She had opened an immense hole in the soft ground, which she quickly digs up with her skeleton fingers, and bending her ribs and inclining her white smooth skull, she heaps together in the abyss old men and youths, women and children, cold, pale, and stiff, whose lids she silently closes.
"Ah, sighs the dreamer, who sadly and with heavy heart sees her accomplish her work, "accursed, accursed be thou, destroyer of beings, detestable and cruel Death, and mayest thou be dominated and desolated by the ever-renewed floods of mortal life!"
The grave-digger has arisen. She turns her face; she is now made of pink and charming flesh; her friendly brow is crowned with rosy corals. She bears in her arms fair naked children, who laugh to the sky, and she says softly to the dreamer, while gazing at him with eyes full of joy: 'I am she who accomplishes without cease and without end the transformation of all. Beneath my fingers the flowers that have become cinders bloom once more, and I am both She whom thou namest Death, and She whom thou namest Life!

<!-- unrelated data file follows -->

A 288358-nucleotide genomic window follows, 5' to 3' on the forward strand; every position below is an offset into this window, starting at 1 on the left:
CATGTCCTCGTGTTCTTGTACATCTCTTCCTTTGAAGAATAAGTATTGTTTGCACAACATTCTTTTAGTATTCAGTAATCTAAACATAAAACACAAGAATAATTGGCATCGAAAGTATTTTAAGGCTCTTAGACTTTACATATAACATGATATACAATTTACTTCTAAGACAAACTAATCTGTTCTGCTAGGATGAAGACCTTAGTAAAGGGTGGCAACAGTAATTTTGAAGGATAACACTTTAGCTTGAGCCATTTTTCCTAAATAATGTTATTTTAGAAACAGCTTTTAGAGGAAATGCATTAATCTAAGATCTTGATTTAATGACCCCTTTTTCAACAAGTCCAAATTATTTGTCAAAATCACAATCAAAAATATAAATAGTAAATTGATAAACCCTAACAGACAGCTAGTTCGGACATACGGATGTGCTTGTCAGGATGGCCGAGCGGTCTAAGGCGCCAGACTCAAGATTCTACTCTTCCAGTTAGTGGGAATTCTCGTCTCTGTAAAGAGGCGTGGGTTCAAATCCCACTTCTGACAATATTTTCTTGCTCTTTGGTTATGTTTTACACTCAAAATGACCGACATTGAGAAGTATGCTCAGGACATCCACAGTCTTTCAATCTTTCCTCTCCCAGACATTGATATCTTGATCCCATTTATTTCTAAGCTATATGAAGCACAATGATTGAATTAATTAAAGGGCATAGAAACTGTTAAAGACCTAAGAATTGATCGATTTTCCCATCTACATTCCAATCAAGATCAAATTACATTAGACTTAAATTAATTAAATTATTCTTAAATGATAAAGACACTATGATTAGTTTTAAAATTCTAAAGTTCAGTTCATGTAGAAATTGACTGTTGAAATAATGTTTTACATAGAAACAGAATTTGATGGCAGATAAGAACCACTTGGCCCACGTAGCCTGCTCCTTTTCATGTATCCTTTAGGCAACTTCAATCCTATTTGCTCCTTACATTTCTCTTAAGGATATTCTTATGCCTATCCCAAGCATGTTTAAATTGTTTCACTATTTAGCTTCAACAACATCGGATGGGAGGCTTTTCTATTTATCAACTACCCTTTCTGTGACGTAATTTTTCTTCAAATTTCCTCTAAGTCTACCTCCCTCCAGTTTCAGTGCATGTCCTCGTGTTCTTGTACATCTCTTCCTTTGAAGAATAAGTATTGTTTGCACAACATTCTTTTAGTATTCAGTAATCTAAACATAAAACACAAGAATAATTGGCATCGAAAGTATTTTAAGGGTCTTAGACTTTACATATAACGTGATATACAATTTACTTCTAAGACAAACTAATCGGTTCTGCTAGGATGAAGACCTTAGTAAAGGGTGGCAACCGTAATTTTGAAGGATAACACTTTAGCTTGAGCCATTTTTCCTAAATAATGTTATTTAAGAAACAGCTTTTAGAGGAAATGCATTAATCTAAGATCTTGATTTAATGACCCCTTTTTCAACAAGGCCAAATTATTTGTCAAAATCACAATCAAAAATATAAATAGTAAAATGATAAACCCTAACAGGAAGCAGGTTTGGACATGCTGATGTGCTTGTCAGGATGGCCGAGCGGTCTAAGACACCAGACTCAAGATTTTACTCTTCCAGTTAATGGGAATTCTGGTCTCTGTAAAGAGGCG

Theodore De Banville (Translated by Stuart Merrill) Quoted in : 'The Soul is Here for its Own Joy' Ed. Robert Bly